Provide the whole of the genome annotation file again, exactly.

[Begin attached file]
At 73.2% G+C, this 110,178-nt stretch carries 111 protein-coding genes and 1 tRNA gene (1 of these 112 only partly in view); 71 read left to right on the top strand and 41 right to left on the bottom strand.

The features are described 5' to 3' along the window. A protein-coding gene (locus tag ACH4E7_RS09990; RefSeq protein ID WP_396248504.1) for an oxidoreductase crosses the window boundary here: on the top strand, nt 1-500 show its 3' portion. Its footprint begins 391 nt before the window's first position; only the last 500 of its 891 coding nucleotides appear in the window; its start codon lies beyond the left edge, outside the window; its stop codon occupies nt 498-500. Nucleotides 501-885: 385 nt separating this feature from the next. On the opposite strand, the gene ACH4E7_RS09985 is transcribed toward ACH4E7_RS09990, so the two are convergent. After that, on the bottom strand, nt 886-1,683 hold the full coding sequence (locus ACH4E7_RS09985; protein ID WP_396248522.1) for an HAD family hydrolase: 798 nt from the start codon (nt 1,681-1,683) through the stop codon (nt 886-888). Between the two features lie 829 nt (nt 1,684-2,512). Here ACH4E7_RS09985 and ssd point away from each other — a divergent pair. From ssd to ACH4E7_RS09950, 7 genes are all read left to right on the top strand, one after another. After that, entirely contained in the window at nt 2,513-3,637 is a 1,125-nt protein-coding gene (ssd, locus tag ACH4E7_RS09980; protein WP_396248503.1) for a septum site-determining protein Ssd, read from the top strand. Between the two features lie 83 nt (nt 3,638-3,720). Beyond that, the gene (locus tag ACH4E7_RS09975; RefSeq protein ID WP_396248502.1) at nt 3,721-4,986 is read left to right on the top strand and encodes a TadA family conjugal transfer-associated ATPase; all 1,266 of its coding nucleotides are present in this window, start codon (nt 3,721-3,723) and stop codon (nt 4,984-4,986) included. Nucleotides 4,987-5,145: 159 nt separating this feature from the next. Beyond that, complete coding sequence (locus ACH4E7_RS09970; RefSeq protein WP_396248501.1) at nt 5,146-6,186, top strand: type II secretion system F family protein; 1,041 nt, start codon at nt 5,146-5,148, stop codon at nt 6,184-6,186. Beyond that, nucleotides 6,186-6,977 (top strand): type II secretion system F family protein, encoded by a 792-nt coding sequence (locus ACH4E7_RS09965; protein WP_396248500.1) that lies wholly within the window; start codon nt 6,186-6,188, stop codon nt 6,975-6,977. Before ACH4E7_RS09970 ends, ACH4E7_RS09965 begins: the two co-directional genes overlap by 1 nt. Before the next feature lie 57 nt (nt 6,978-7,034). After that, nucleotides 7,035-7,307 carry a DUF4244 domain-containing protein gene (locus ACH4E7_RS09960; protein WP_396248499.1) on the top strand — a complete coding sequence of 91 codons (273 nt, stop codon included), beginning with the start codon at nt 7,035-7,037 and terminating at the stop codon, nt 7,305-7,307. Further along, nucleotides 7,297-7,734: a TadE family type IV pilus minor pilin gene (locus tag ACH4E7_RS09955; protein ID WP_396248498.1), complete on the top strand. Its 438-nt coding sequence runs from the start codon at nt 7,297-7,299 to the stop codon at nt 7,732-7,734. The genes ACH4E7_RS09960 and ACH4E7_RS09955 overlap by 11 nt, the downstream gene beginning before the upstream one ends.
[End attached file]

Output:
At 73.2% G+C, this 110,178-nt stretch carries 111 protein-coding genes and 1 tRNA gene (1 of these 112 only partly in view); 71 read left to right on the top strand and 41 right to left on the bottom strand.

The features are described 5' to 3' along the window. A protein-coding gene (locus tag ACH4E7_RS09990; RefSeq protein ID WP_396248504.1) for an oxidoreductase crosses the window boundary here: on the top strand, nt 1-500 show its 3' portion. Its footprint begins 391 nt before the window's first position; only the last 500 of its 891 coding nucleotides appear in the window; its start codon lies beyond the left edge, outside the window; its stop codon occupies nt 498-500. Nucleotides 501-885: 385 nt separating this feature from the next. On the opposite strand, the gene ACH4E7_RS09985 is transcribed toward ACH4E7_RS09990, so the two are convergent. After that, on the bottom strand, nt 886-1,683 hold the full coding sequence (locus ACH4E7_RS09985; protein ID WP_396248522.1) for an HAD family hydrolase: 798 nt from the start codon (nt 1,681-1,683) through the stop codon (nt 886-888). Between the two features lie 829 nt (nt 1,684-2,512). Here ACH4E7_RS09985 and ssd point away from each other — a divergent pair. From ssd to ACH4E7_RS09950, 7 genes are all read left to right on the top strand, one after another. After that, entirely contained in the window at nt 2,513-3,637 is a 1,125-nt protein-coding gene (ssd, locus tag ACH4E7_RS09980; protein WP_396248503.1) for a septum site-determining protein Ssd, read from the top strand. Between the two features lie 83 nt (nt 3,638-3,720). Beyond that, the gene (locus tag ACH4E7_RS09975; RefSeq protein ID WP_396248502.1) at nt 3,721-4,986 is read left to right on the top strand and encodes a TadA family conjugal transfer-associated ATPase; all 1,266 of its coding nucleotides are present in this window, start codon (nt 3,721-3,723) and stop codon (nt 4,984-4,986) included. Nucleotides 4,987-5,145: 159 nt separating this feature from the next. Beyond that, complete coding sequence (locus ACH4E7_RS09970; RefSeq protein WP_396248501.1) at nt 5,146-6,186, top strand: type II secretion system F family protein; 1,041 nt, start codon at nt 5,146-5,148, stop codon at nt 6,184-6,186. Beyond that, nucleotides 6,186-6,977 (top strand): type II secretion system F family protein, encoded by a 792-nt coding sequence (locus ACH4E7_RS09965; protein WP_396248500.1) that lies wholly within the window; start codon nt 6,186-6,188, stop codon nt 6,975-6,977. Before ACH4E7_RS09970 ends, ACH4E7_RS09965 begins: the two co-directional genes overlap by 1 nt. Before the next feature lie 57 nt (nt 6,978-7,034). After that, nucleotides 7,035-7,307 carry a DUF4244 domain-containing protein gene (locus ACH4E7_RS09960; protein WP_396248499.1) on the top strand — a complete coding sequence of 91 codons (273 nt, stop codon included), beginning with the start codon at nt 7,035-7,037 and terminating at the stop codon, nt 7,305-7,307. Further along, nucleotides 7,297-7,734: a TadE family type IV pilus minor pilin gene (locus tag ACH4E7_RS09955; protein ID WP_396248498.1), complete on the top strand. Its 438-nt coding sequence runs from the start codon at nt 7,297-7,299 to the stop codon at nt 7,732-7,734. The genes ACH4E7_RS09960 and ACH4E7_RS09955 overlap by 11 nt, the downstream gene beginning before the upstream one ends.